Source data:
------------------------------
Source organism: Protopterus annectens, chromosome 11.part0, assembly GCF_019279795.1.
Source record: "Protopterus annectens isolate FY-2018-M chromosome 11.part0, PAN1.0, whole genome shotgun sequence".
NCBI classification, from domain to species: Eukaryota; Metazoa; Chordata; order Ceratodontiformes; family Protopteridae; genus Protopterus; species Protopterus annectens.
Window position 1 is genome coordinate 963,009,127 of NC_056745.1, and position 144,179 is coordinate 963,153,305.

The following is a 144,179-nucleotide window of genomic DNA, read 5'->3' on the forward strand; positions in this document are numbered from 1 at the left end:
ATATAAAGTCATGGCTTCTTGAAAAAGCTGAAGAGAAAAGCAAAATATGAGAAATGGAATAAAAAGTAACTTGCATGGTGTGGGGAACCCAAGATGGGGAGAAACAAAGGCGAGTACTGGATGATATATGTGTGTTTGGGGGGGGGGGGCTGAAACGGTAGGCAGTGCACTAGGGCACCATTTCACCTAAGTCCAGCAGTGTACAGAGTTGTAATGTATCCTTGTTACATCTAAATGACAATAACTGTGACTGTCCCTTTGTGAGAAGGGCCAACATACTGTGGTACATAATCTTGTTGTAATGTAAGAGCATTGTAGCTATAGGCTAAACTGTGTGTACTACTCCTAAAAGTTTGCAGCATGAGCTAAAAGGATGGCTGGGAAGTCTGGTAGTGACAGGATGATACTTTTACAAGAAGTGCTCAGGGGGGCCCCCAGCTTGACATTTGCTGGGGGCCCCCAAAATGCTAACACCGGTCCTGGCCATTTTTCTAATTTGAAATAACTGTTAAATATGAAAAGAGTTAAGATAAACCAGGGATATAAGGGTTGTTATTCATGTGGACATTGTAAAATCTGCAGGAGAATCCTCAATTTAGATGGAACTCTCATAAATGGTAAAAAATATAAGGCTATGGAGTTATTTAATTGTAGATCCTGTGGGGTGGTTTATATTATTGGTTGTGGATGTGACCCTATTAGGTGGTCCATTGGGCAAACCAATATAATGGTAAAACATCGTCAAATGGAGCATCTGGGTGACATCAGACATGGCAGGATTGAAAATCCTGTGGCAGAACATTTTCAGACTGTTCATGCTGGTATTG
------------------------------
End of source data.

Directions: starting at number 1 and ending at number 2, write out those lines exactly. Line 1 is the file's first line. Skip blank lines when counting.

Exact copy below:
Source organism: Protopterus annectens, chromosome 11.part0, assembly GCF_019279795.1.
Source record: "Protopterus annectens isolate FY-2018-M chromosome 11.part0, PAN1.0, whole genome shotgun sequence".